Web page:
Friday, July 26, 2013

The real terrorists

Thought of sharing three real life stories from the world of bureaucracy.

Story 1:
July 26, 2013:
Today I read an interesting story in the Times of India fontpage. "Jawans on loo break still on national duty".
The story is about a jawan- Sepoy Lakshman Kumar, who was on his way to a toilet while on duty when he suffered a fall along the Indo-China border in Ladakh on August 15, 2009. He died four days later.
His wife was denied all compensations by PCDA - Principal controller of defence accounts, saying the soldier was not on duty when he got injured.
His widow challenged the decision to deny compensation.
Yesterday, the Armed Forces Tribunal in Chandigarh said that 'A soldier taking a loo break during working hours should be deemed on duty for the nation" and ordered Rs 10 Lakh compensation with an additional 10% interest.
The widow asked in her review petition:  "It seems strange that the office of the PCDA is suggesting that a person should not even go out to attend nature's call and if he does, he shall not be considered on duty during those particular moments".

Story 2:
January 2013.
One housewife died in an accident. Since she was holding life insurance policies, her husband files a claim. The insurance company rejects the claim on the grounds that the deceased was "not an earning member" and she was just a housewife!

Story 3:
One college teacher is seriously injured in a train accident in Kerala. He had to spend four years under treatment for a spinal injury and reaches the point of retirement. The administrative section of the university refuses to give him any retirement benefits saying that the train reaches the station at 4.55pm and the teacher was at fault that before the end of official working hours, he left the office! The teacher says that that day was a strike called by the students of that college and there were no classes.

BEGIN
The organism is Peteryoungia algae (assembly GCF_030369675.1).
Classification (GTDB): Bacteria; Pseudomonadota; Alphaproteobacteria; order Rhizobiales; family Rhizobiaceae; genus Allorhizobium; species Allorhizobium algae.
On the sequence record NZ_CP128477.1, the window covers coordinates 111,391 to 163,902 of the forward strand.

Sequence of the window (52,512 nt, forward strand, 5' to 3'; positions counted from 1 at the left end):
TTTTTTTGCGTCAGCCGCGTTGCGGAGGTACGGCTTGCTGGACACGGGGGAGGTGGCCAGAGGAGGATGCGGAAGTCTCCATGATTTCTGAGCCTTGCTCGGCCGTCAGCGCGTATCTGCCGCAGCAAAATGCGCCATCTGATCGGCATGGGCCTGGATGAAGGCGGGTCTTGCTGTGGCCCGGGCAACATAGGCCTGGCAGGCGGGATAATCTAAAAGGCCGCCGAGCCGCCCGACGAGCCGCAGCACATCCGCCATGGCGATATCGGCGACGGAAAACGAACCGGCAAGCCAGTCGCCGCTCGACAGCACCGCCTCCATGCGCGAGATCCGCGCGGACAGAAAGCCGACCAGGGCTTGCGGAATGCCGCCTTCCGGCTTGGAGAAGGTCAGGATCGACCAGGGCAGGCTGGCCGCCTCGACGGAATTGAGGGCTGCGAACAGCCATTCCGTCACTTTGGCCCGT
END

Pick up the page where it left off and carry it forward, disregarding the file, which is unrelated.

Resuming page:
Story 4:
One very famous and reputed institute of the country invites a professor to attend a meeting in their campus. The prof reaches the campus one day in advance. In the evening, he realises that he needs to buy some medicines and goes to a medical shop just opposite the main gate of the campus. While crossing the road, a vehicle strikes him badly and passers by take him to a nearby hospital. After sometime, when he regains consciousness, the doctors tell him that he needs blood urgently. The prof calls up the registrar of the university. The registrar hears out the details and promptly declares that he cannot do anything about it because "accident happened outside the university campus - on the road".

All these are cases of strict bureaucratic execution of rules told to them.
They might be legally right, but when we look at the humanitarian angle to the final verdict, these bureaucrats are the real terrorists. They are "public servants" who are supposed to serve the public, take decisions in the right spirit and serve the nation.
But all these cases show the perverse side of bureaucracy. 
Time has come to teach the bureaucrats that rules should be used, after all, to serve humanity. Not to kill.
Let there be light.

Asatoma Satgamaya
Tamasoma Jyothirgamaya
 Mrithyorma Amritham Gamaya.



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